Canadian Press
Thursday, July 16, 1998

Sex con registry may be put on Net

by Tom Blackwell

TORONTO (CP) -- Canadians might soon be able to find out the names and addresses of dangerous pedophiles as Ontario moves closer to setting up the country's first sex-offender registry.

The database would likely include names of people convicted of sex crimes and information on where they're currently living, said Solicitor General's Ministry spokesman Ken Tufts.

The government is debating whether to make it accessible to the public through such means as the Internet, libraries or the media and not just to police, he said.

Critics say a public registry could force sex offenders underground and away from treatment but Tufts said the government has to weigh the need for a shield against some of society's most-feared criminals.

"We have to strike a balance between those kind of concerns and the very real concerns of the public and parents that their children are going to be protected", he said.

Provincial and federal justice ministers are currently looking at setting up a national registry, although Ottawa has been lukewarm to the idea. Ontario would prefer to be part of a national project, but will press ahead with its own regardless, Tufts said.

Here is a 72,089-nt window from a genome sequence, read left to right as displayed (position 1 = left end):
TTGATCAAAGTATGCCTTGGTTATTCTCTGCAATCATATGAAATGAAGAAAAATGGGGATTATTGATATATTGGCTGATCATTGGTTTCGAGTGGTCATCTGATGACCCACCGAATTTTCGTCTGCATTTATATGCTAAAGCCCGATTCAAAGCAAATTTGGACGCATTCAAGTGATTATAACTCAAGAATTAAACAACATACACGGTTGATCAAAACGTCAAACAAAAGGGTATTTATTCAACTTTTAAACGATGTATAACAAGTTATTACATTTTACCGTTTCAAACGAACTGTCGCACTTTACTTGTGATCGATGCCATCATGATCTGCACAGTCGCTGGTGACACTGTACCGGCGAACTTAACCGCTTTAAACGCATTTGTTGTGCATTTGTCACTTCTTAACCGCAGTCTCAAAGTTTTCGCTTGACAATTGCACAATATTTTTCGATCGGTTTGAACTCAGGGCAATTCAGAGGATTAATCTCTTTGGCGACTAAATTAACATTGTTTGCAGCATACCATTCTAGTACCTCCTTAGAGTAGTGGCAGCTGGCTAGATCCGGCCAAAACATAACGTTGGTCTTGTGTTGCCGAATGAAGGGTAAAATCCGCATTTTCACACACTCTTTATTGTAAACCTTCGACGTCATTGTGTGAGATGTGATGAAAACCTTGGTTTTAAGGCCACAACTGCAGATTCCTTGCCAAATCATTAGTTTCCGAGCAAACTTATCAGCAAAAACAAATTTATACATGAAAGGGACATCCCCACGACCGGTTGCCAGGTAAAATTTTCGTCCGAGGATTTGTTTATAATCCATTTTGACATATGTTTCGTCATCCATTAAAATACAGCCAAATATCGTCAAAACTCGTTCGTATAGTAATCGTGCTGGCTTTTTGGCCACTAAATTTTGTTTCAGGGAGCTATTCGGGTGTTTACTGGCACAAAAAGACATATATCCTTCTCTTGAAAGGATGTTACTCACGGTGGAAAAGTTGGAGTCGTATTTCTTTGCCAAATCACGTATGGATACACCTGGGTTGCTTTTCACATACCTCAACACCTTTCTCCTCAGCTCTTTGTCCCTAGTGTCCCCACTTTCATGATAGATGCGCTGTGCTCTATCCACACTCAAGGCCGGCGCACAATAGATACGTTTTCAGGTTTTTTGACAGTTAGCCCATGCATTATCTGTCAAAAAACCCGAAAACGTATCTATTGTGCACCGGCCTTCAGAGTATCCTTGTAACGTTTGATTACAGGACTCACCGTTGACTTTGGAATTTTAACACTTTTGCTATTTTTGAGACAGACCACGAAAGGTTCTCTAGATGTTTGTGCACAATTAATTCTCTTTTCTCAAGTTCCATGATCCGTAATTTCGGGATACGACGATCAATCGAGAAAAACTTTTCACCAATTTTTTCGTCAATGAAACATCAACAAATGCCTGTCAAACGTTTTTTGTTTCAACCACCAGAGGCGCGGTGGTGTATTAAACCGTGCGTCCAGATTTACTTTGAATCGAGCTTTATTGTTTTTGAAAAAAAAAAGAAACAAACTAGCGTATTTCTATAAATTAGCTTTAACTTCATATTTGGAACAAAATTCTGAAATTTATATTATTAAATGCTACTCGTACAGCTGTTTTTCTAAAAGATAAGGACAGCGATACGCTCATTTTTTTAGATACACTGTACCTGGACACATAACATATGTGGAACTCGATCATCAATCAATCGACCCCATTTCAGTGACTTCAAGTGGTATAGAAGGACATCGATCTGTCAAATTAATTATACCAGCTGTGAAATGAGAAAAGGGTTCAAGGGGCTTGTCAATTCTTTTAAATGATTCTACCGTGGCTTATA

The registry is to be in place as soon as possible, with an official plan going to cabinet for approval this fall, he said.

One unresolved issue is whether all sex offenders would be on the registry or just pedophiles. The ministry is looking at a number of models in the U.S. and the U.K., including a four-year-old registry in Indiana.

Residents of the state can key in names on an Internet site or check through printed lists to see if a neighbor, school teacher or anyone else has been convicted of a sexual offence against children.

State law says an organization could be liable in civil court if it hires someone on the list.

Becky McClure, assistant director of Indiana Prosecuting Attorneys Council, said a woman in her own neighborhood discovered from perusing the list in a library that a man convicted of child molestation had moved in nearby. She warned her children to stay away from him.

"It's a good tool", McClure said in an interview.

U.S. studies have also shown registries can help police investigations, indicating if a known sex offender is living near the scene of a crime.

But the Canadian Civil Liberties Association has warned the idea could be abused if there are not strict limits on whose names get on and who gets access to them.

A registry accessible to the public could actually be dangerous, forcing sexual offenders to leave a community where they're getting treatment and surface somewhere they're not known, said Bill Sparks of the John Howard Society.

"The problem is that it can so easily backfire", he said.

Tufts said provincial legislation passed last year declared that the province's privacy legislation does not apply to publishing the names of released dangerous offenders.

Copyright © 1998 by The Canadian Press. All Rights Reserved. Reprinted with permission.